Source of Demotivation

How I Shoot Down The Source of Demotivation

Instant gratification

If what I am learning is worth the wait

eventually, all the hard work will pay off.​

Complex/boring theory

If I can stick through and understand this,

it will make my life and current job that

much easier

A mountain load of things to learn

Oh snap ... well, out of all these items, I 

will focus on the one that is most important

to me in the present.

Side project becomes boring

Did I learn all that I wanted to from doing the

side project? 

What can I do to make things more interesting?

Oh I know. Lets refactor the code and try to

write the best code that I can. Code that people

will actually want to read. ​

This requires quite a bit of brainstorming. Find what motivates you and use it to shoot down incoming sources of motivation.

Take some time to analyze my responses above. Do you see a pattern? If it is not clear, I am by nature, quite goal-oriented when it comes to things I am passionate about. I am results-driven. Therefore, the best way to keep myself motivated is to remind myself of the greater good and the reason WHY I am doing what I do.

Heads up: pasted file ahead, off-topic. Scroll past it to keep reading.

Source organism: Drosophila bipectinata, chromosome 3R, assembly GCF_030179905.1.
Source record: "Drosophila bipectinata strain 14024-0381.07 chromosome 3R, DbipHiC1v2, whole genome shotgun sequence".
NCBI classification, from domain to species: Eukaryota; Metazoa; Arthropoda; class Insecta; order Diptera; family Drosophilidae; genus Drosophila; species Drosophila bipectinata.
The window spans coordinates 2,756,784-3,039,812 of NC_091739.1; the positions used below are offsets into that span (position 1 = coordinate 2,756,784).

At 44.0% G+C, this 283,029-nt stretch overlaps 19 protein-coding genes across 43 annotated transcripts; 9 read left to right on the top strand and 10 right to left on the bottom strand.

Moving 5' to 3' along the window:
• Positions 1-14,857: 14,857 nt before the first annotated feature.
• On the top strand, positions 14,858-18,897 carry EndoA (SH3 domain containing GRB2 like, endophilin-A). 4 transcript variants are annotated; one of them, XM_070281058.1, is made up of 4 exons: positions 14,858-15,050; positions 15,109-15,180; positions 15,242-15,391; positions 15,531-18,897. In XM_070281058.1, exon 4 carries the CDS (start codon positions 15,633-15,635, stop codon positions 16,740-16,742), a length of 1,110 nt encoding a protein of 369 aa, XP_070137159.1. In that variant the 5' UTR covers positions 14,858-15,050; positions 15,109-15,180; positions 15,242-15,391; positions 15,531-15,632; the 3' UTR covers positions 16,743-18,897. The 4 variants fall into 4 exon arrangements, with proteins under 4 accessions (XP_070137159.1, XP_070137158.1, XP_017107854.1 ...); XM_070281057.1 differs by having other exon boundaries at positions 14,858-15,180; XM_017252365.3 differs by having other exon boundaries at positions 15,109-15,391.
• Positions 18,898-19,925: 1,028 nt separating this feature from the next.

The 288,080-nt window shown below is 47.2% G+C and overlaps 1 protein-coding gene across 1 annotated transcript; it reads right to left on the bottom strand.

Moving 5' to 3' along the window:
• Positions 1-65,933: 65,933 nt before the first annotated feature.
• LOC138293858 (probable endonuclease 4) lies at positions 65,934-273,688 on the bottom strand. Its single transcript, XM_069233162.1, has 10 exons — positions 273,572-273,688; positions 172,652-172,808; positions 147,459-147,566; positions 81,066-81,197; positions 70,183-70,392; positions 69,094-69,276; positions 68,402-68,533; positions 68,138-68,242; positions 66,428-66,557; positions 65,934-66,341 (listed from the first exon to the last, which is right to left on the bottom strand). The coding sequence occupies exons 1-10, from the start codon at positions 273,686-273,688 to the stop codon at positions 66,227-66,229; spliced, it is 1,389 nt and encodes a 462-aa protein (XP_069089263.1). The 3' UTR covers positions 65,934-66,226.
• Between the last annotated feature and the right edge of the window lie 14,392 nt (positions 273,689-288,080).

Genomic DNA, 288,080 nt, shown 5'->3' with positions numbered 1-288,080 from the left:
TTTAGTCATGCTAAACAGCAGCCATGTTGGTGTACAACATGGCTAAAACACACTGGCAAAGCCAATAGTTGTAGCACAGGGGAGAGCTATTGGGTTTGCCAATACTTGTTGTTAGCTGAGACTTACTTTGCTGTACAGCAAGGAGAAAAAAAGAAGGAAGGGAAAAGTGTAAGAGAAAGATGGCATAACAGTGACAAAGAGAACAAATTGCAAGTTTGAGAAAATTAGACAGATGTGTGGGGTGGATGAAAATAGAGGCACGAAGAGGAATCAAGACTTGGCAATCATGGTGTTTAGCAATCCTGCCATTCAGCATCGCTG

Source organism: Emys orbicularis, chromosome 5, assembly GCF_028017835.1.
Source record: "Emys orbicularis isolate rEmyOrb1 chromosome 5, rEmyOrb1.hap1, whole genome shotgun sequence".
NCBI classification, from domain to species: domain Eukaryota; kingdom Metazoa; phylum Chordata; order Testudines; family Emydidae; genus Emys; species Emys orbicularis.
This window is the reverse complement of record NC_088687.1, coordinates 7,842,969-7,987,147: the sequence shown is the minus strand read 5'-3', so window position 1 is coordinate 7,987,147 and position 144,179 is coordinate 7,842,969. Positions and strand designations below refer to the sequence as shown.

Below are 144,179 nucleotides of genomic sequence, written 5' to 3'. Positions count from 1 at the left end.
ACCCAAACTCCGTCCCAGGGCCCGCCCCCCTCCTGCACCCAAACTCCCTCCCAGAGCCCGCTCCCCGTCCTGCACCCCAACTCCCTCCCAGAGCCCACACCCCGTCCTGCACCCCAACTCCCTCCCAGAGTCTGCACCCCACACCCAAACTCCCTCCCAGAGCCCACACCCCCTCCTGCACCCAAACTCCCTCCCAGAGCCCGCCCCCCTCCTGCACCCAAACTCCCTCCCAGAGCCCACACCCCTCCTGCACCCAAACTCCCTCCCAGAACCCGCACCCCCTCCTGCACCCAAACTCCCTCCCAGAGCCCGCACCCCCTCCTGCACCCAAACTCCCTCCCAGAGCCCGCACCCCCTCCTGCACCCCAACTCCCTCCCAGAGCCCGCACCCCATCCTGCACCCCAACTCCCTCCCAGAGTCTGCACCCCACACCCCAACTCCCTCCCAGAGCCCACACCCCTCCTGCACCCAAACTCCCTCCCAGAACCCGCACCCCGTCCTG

Take some time to look at yourself? What are you primarily driven by? It could be entertainment. It could be the artistic aspect of programming. Whatever your source of motivation may be, first of all, you must identify it. Afterwards, leverage it to shoot down the pesky sources of motivation if you feel like it is sapping away your drive and commitment towards excellence and learning.

Also, remember that


Mastery takes time


Therefore, if you are not willing to invest time and effort into learning, don't expect any substantial growth to come your way.

4. I can Master Everything if I set my mind to it

This is true to a certain extent. However, as I mentioned before, we are constrained by resource limitations. Even if I had a million years, I still feel that it would not be enough time to fully understand everything that programming has to offer. Therefore, do not make the mistake of trying to learn everything.

Time is a non-renewable resource. Therefore, focus on what you like and what you are good at.

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​There is a reason why developers have specific titles such as front/back-end developers. If you are interested, find out more about these roles. There is also a quiz available for you to see which category you fit into. This will save you a lot of time down the road. There is just not enough time to learn and master every aspect of computer science and programming.